MyDietAnalysis online program: review

I am currently enrolled in Introductory Nutrition at a community college and I love it. I’m only in week two and have learned a good amount so far. One thing that stands out that I want to share and promote (not because I benefit from it but because I think it’s so helpful that everyone should try) is an online software program where you track what you eat (it’s totally customize-able) and what your extra activity is (besides the basic walking, standing, moving, etc.); you make a profile and answer some questions about your body and how sedentary or active your lifestyle is in general; and it will then compute EVERYTHING for you — how many daily recommended calories and nutrients based on whether you want to lose, gain, or maintain your weight.

My activity level label is ‘low active’; I put in my height and weight and it calculated my BMI, 21.5, which is in the normal zone (obese is 35 or higher), and it told me I should consume about 1700 calories a day. If I exercise more, then I can eat a little more, as long as at the end of the day those numbers are met. The part I love the most is the percent of daily values in nutrients (there are six nutrients: carbs, fat, protein, water, vitamins, minerals) that I am required to consume and the graphs that go along with them, which tell me how I am doing as far as meeting those percentages.

Check out my first day’s results in my report here. You can see that I did not meet all of the items on the list. For example out of everything I ate, I had no vitamin D at all. But look at my vitamin A!–I killed it! So today, I am trying harder to eat foods higher in the vitamins that I was missing. Also, the water value isn’t accurate, that is only the water count in some of the foods I ate; I don’t track glasses of water in there.

About the software. I know the question you want to ask. The answer is no. It is not free, it is $15, but so far, for me, it has been WELL worth it! I can enter as many profiles as I want, and so far I have mine and Eric’s in there so he can track his too. I could put my mom in there, my friends, I could put YOU in there, as long as you write down for a day or two everything you eat and how much (cups, grams, etc.) and send it to me. I will plug in the data and get you a report like mine so you can have a sort of ‘free trial’ through me (email me or contact me through Facebook) and see if you are meeting your calorie goals and your nutrient requirement–which is important to stay healthy.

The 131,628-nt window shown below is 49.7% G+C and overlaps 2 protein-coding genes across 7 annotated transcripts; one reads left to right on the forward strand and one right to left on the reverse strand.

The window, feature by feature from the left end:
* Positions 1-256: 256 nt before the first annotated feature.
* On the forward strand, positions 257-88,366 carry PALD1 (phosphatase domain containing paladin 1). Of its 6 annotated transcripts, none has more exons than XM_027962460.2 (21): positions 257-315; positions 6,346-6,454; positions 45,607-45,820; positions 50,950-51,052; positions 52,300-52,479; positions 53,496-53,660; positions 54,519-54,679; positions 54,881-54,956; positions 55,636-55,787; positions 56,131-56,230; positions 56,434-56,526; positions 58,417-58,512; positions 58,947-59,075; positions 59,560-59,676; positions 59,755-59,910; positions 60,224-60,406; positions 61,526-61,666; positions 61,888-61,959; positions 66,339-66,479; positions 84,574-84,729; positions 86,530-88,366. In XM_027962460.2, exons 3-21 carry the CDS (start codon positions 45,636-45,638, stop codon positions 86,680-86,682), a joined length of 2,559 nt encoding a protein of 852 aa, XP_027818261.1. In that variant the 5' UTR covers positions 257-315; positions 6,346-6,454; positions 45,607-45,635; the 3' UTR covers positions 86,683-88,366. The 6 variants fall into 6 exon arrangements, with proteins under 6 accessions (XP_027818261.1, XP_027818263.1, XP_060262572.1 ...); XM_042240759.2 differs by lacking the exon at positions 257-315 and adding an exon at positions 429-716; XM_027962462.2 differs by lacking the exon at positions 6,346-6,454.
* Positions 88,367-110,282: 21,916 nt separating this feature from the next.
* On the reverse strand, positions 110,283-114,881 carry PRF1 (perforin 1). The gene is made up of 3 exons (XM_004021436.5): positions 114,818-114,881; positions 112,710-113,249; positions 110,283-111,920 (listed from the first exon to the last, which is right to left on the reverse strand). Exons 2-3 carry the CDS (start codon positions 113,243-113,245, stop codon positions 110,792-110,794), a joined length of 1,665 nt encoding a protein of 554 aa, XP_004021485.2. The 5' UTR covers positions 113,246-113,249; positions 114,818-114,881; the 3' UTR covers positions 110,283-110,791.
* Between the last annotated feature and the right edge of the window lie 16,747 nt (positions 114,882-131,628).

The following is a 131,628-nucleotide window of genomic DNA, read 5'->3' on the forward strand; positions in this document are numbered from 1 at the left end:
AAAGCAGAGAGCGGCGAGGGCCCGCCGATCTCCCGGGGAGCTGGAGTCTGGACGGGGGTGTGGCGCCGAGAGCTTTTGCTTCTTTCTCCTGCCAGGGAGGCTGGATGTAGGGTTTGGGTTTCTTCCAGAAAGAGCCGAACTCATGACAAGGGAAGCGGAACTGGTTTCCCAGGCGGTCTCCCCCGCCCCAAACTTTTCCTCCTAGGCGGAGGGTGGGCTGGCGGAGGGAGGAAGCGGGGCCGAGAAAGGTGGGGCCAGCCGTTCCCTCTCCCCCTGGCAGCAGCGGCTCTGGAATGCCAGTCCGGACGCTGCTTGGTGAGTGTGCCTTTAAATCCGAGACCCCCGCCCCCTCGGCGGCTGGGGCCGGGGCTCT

It’s weird to say it like this but tracking my nutrients and trying to reach my requirements for each one is kind of like a game! And it’s a fun [slightly challenging] game. Here it is: mydietanalysis.pearsoncmg.com Enjoy!

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2 responses to this post.

  1. Posted by Shawn Chereskin on January 18, 2012 at 8:11 pm

    Hi Annie!
    My mom, Phyllis, told me about your blog and I love it! Like you, I am very much into nutrition and healthy eating. I love Alicia Silverstone as well and have been following a vegetarian diet for about one month now and feel great. I’m not quite ready to make the switch to a full blown vegan diet (it’s hard with kids who are accustomed to a certain way of eating). I wanted to ask you how the vegetarian or vegan diet is addressed in the nutrition class you are taking? Are the teachers including this lifestyle or are they still pushing the animal protein diet and milk for calcium? I’m also interested in taking a nutrition class one day, but was wondering if it would support vegetarianism or if I would just feel frustrated with the old school of thinking. I don’t know how progressive that field has become in support of a plant based diet.
    Thanks for all of this great information. I look forward to following your blog!
    Be Well!
    Shawn

    Reply

    • Super good question about what they are teaching as far as diet in the nutrition class, I had the exact same qualms about it. They are presenting the USDA Food Guide and Dietary Guidelines for Americans but then, sort of as side notes they do say that protein can come from non-animal sources and dairy as well. I am only in chapter two so far. What I prefer is to follow these graphs as I plug in my foods to see what macro- or micro-nutrients I need and then I seek out foods that have those nutrients in them. People usually worry I don’t get enough protein but in my study explained here, I had trouble with Vitamin D, E, Calcium, and Iron. I plant to take supplements for these for now.

      But I do recommend you take a class especially if you have a good teacher who likes it when you challenge what the text says (as mine does, luckily). I am taking it online through Rio Salado and her name is Joyce Edwards Classen. The textbook is dated 2012 and comes with an accompanying link with resources that are even more up-to-date and also includes current topics or debates with different viewpoints on diet.

      Reply

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